Princess Louise of Denmark (1726–1756)
|Louise of Denmark|
|File:Portrait of Princess Louise, daughter of Christian VI.jpg
Portrait by Johann Salomon Wahl, before 1756
|Duchess of Saxe-Hildburghausen|
|Tenure||1 October 1749 – 8 August 1756|
19 October 1726|
|Died||8 August 1756
|Spouse||Ernest Frederick III, Duke of Saxe-Hildburghausen|
|Issue||Princess Fredericka Sophie|
|House||House of Oldenburg
House of Saxe-Hildburghausen
|Father||Christian VI of Denmark|
|Mother||Sophie Magdalene of Brandenburg-Kulmbach|
Louise of Denmark (19 October 1726 – 8 August 1756) was a Danish princess, the daughter of King Christian VI of Denmark and his wife Sophie Magdalene of Brandenburg-Kulmbach. Following her marriage to Ernest Frederick III, Duke of Saxe-Hildburghausen, she became Duchess of Saxe-Hildburghausen.
Louise was described by foreign diplomats as a lively person, not well suited to the rigid and religious court of her parents. The relations between her and her parents were not good because of their differing personalities. She disliked the strict customs at court; her father complained about her "rebellious nature" in a letter to his friend Count Christian Günther Stolberg. Louise's name is recorded to have played a major role in the delicate diplomatic game that was driven in Christian VI's final years.
Scandal and marriage
Initially attentions were drawn to get her married soon with George II of Great Britain's younger son, the Duke of Cumberland but this plan were abandoned following Christian VI's attempt to make her Queen of Sweden during the election of the heir to the vacant Swedish throne in 1742–43 through an engagement with the Prince of Zweibrücken-Birkenfeld who acted as France's candidate or the prince of Mecklenburg who were also considered as a suitable option. However, none of these plans came to fruition, amidst the tension between the Danish-Norwegian state and Sweden, Holstein-Gottorp's candidate Adolf Frederick got elected King in 1743 by the Swedish Riksdag, it was a serious topic that a marriage between her and Adolf Frederick would be conducive to an alliance between the two kingdoms, but it was stranded on Christian VI's unwise unwillingness to see his daughter married to a Gottorpian prince.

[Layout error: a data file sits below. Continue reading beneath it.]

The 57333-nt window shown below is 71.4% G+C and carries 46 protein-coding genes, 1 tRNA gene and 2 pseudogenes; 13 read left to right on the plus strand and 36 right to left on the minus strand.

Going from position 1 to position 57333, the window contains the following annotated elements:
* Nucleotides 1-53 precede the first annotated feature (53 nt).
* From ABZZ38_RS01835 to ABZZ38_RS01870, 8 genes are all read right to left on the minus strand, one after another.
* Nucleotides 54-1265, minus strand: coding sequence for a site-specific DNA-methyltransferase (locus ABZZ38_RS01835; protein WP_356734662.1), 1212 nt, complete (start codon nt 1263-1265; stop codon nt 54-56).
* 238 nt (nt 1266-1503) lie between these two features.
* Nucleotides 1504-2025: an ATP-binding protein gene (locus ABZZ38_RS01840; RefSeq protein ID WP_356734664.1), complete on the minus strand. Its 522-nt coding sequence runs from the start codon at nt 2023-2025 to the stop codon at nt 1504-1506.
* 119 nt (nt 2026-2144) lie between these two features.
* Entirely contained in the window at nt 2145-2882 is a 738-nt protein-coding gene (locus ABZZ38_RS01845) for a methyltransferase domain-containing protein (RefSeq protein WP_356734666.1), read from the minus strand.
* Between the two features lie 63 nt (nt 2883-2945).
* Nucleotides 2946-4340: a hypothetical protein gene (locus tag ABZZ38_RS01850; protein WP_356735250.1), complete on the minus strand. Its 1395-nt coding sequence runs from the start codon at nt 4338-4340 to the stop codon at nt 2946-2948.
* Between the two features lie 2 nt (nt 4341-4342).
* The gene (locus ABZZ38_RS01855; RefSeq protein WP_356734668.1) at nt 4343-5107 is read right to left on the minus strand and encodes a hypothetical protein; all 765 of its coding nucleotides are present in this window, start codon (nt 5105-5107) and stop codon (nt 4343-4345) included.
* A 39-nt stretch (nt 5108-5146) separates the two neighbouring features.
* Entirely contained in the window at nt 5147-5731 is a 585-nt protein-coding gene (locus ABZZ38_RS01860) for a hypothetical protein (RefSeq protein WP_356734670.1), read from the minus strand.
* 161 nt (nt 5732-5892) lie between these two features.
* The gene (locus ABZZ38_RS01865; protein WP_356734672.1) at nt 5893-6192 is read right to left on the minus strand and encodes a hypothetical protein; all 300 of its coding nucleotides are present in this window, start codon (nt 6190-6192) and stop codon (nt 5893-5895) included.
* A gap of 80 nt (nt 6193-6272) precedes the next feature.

Under her brother Frederick V's reign in 1749, Louise had an affair—and possibly a child—with a valet de chambre from the noble Danish family Ahlefeldt, who was afterwards sentenced to imprisonment for his audacity in Munkholm Fortress. Later that year, she was hastily married to Ernest Frederick III, Duke of Saxe-Hildburghausen, with a large dowry to hasten the wedding and calm down the scandal. They married in the Hirschholm Palace, north of Copenhagen, on 1 October 1749.
Duchess of Saxe-Hildburghausen
As duchess of Saxe-Hildburghausen, she hosted a court known for its formal etiquette, great costs and many parties; she was described as proud and with "royal expenses" in her way of living, amusing herself with ballets, masquerades, balls, hunting and gambling, driving through the streets with a carriage (or, in winters, with a sleigh) of gold and silver.
She died on 8 August 1756 after giving birth to a single child who died after a month: Princess Frederica Sophie Juliane Caroline (5 December 1755 – 10 January 1756).
|Ancestors of Princess Louise of Denmark|
|Wikimedia Commons has media related to Louise of Denmark.|
- http://www.kvinfo.dk/side/597/bio/1351/origin/170/ (in Danish)
- http://runeberg.org/dbl/10/0405.html (in Danish)
- Heinrich Ferdinand Schoeppl: Die Herzoge von Sachsen-Altenburg. Bozen 1917, Neudruck Altenburg 1992
- Rudolf Armin Human: Chronik der Stadt Hildburghausen Hildburghausen 1886
Princess Louise of DenmarkBorn: 19 October 1726 Died: 8 August 1756
Caroline of Erbach-Fürstenau
|Duchess consort of Saxe-Hildburghausen
1 October 1749 – 8 August 1756
Christine Sophie of Brandenburg-Bayreuth